Interview: Donna Ferrato on 50 years of photographing women
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Interview: Donna Ferrato on 50 years of photographing women

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Donna Ferrato has spent her career documenting women and sees it as her duty to ‘cut out the noise and listen’. She’s photographed everyone from survivors of domestic abuse to swingers – and throughout the course of her career she’s learned that all women are part of what she describes as a holy trinity: the mother, the daughter and the other.

The individual pictures in her new book, Holy can often be difficult to look at, but they are crucial. When viewed as a whole they capture all the rage and joy and complex truth of what it means to be a woman. Ferrato is angry, but she also knows that women are extraordinary. Holy is a testament to that.

We spoke with Ferrato about how the COVID-19 lockdown shaped the final edit of the book, why it was important to handle all aspects of the design herself and what she’s learned about women after 50 years of photographing them.

Note: Images featured in this interview are pages from ‘Holy”.

The work in Holy spans your entire career – what was the editing process like?

The editing was the most important part of making this book. In the beginning I thought this was going to be a general book about my career, a retrospective. I had a very generic title like American Woman, and it was organized chronologically: it was more about my trajectory. Then I realized that wasn’t conveying the point of why I am a photographer. It’s not about who I’ve been working for or the stories that I’ve done. The idea behind all of these stories and the reason that I take pictures, whether it’s my family, friends or on assignment, it’s always with the single inspiration to understand who women really are and what they really want.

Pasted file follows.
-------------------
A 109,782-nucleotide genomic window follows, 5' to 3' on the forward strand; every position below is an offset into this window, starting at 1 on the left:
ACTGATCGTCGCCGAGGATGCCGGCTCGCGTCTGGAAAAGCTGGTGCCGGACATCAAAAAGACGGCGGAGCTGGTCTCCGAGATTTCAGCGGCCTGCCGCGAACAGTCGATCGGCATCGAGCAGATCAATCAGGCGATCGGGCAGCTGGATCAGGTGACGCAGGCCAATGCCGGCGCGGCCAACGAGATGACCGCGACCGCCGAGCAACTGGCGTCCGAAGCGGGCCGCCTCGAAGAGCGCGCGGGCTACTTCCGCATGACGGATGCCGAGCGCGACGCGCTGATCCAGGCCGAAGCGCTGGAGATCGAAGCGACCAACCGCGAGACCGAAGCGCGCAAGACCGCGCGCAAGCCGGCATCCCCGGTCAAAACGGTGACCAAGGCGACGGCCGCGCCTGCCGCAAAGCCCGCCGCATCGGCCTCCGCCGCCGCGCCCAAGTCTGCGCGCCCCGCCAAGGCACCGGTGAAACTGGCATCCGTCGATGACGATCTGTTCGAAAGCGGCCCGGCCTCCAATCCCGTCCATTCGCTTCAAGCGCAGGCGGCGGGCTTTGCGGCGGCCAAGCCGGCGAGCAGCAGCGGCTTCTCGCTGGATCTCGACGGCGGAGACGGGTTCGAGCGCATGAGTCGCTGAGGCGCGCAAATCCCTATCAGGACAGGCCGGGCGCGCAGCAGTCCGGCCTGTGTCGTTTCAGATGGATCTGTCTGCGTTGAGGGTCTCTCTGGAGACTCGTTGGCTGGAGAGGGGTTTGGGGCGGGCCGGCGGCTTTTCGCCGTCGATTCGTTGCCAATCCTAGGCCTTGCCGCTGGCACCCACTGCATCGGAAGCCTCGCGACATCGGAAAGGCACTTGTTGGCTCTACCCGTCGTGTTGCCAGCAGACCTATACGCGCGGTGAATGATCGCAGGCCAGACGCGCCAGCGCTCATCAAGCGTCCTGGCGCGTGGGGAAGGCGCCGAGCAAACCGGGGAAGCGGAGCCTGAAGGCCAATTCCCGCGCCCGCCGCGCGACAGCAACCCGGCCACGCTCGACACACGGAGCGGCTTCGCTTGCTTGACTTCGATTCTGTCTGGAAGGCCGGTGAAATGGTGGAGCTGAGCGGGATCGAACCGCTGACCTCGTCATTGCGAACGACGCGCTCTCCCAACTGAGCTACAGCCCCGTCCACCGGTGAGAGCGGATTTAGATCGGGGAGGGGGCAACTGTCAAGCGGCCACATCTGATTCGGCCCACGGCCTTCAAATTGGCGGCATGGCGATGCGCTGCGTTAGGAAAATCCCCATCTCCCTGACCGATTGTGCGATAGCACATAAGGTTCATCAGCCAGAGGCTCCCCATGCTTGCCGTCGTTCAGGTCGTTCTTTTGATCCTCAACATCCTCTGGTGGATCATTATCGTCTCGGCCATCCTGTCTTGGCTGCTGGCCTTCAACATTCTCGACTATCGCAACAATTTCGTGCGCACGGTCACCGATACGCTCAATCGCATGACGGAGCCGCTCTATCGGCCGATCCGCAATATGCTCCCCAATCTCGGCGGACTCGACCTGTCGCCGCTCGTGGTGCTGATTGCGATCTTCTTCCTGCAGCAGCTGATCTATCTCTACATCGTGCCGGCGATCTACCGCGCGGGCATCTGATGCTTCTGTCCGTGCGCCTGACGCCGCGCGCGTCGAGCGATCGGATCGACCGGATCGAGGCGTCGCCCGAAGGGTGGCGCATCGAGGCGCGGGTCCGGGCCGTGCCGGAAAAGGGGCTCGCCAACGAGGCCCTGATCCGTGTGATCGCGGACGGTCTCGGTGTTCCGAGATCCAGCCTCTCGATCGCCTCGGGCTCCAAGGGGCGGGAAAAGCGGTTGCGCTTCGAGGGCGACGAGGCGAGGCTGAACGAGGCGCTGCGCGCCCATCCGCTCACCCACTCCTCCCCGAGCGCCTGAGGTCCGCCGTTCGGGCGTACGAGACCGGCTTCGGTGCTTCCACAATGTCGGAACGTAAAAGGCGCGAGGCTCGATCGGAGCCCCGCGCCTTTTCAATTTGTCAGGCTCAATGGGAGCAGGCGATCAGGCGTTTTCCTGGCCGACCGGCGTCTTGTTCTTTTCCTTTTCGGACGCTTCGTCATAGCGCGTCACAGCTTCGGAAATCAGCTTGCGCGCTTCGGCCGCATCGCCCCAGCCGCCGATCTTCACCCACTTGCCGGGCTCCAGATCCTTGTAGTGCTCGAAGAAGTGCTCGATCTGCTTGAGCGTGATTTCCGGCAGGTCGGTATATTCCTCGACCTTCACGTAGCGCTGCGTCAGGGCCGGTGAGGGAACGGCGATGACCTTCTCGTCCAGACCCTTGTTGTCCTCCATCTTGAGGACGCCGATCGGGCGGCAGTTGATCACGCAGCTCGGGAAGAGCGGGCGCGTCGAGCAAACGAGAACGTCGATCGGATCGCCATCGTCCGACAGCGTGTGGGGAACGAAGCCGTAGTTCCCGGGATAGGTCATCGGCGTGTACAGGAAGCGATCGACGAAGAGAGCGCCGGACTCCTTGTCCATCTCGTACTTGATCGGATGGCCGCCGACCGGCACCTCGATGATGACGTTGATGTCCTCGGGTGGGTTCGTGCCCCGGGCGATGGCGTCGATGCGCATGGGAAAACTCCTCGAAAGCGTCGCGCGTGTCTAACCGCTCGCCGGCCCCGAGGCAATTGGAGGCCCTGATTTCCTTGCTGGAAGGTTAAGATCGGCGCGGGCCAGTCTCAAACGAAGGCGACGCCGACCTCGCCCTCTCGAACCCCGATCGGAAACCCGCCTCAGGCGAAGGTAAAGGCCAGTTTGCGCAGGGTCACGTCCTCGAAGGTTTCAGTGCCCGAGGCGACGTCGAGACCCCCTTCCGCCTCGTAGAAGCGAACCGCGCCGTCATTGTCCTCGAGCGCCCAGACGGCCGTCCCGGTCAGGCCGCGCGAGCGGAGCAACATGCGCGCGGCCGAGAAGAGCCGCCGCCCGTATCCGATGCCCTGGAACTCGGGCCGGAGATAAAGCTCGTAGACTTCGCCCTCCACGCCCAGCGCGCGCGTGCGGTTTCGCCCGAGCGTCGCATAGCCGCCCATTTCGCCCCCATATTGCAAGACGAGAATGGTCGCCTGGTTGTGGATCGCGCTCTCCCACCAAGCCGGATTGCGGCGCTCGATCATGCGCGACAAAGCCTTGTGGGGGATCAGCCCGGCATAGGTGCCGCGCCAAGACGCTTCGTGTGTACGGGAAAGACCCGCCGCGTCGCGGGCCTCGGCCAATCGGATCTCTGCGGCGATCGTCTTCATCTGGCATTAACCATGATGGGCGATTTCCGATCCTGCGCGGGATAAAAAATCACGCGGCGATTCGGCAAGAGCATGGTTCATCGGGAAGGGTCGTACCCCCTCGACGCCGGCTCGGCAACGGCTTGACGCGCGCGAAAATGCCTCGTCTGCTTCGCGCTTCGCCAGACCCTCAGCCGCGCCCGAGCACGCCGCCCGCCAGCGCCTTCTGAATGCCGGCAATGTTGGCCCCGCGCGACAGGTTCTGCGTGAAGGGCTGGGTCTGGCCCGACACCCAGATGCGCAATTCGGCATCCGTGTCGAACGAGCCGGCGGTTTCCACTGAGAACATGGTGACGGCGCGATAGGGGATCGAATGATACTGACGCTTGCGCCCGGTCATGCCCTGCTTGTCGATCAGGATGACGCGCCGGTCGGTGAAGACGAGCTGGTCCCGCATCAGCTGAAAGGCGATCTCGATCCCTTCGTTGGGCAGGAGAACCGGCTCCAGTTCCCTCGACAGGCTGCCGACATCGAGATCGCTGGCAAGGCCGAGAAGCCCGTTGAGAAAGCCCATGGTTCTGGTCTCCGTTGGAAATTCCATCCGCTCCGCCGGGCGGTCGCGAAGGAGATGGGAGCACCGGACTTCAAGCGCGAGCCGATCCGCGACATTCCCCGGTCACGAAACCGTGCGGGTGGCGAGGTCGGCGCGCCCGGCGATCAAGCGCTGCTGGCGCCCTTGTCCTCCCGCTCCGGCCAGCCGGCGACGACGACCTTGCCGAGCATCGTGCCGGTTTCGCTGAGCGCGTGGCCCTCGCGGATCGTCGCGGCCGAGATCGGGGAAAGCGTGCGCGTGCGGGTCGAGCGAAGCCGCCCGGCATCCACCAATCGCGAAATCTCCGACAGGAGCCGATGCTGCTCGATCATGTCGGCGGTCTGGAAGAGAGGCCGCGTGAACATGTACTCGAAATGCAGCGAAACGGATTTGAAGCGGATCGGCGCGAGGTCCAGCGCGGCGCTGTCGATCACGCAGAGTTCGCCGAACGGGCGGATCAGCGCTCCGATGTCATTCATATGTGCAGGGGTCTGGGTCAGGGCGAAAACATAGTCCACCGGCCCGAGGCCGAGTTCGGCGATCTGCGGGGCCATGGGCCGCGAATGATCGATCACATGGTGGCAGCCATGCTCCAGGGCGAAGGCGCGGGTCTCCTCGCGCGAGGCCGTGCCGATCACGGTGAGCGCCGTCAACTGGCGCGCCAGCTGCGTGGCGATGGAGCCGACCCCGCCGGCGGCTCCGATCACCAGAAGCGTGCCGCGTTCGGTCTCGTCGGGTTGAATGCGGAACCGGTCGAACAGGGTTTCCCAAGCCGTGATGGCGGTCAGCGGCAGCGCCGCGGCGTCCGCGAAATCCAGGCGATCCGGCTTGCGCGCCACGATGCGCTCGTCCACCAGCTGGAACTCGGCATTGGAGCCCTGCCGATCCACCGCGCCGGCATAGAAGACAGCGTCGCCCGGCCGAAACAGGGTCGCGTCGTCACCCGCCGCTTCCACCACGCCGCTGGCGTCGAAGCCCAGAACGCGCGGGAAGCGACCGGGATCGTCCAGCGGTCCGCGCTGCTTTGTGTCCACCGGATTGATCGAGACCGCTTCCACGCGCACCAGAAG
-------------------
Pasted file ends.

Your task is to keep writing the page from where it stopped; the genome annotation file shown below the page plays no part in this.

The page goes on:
I’m really trying to understand how to make life better for women, and that’s really what I’ve been doing for most of my life. How do we make it better? How do we have better laws? How do we learn to speak with each other better? How do we learn to talk to the police better? I realized at one point, this book couldn’t be about a photographer’s journey. That’s when I started calling it Holy.

At what point in the editing process did you realize that you needed to change the structure of the book?

I worked on it for about four years, but it was only in the beginning of the pandemic, when I was all alone in the house and I had about four months to finish this book, that I realized it needed to change. [I realized] that the book was about the mother, the daughter and the other. It was coming from a really primal place inside of me. Nobody was coming over. I was all alone. My daughter and my grandson were living in Ohio. No one was coming by to visit me and suddenly I could really hear the voices in my head much more clearly. Then I started taking different pictures from the archive. It was all starting to coalesce in a more exciting way. I started listening more to my heart during the pandemic and that freed up the edit. That’s when it really all fell into place.

It took me so long to put it together, I’d missed three deadlines. The publisher, Daniel Power, told me that he’d never been through something this insane. The other photographers are working with designers or editors, but I was the editor and the designer. I think early on Daniel saw that he couldn’t control me, and he was going to go crazy if he tried to impose any deadlines or structure on me. Even though this was the first book that I ever did with him, he just trusted me and let me go.

Why was it important for you to handle all aspects of the design, the edit and even hand write the captions that appear in Holy?

I wanted it to be a handmade story, not just made, but also maid. I realized that I had to do everything because that’s what women do. We do everything and we can do everything. The power is in our hands. The handwritten captions, well, I grew up with a father who was a surgeon and an incredible photographer. I grew up watching him write captions on his slides of Kodachrome and writing behind every picture. That was really precious to see him doing that work and to have all of those pictures now with his handwriting on them. I’ve written on my pictures most of my life – part of it goes way back to Duane Michals too, he was a big influence when I set off to wander the world with a camera and a bag over my shoulder. I admired his technique of writing on his pictures, but I wanted to tell real stories, so I was always telling real people’s stories on the photographs, not made up stories.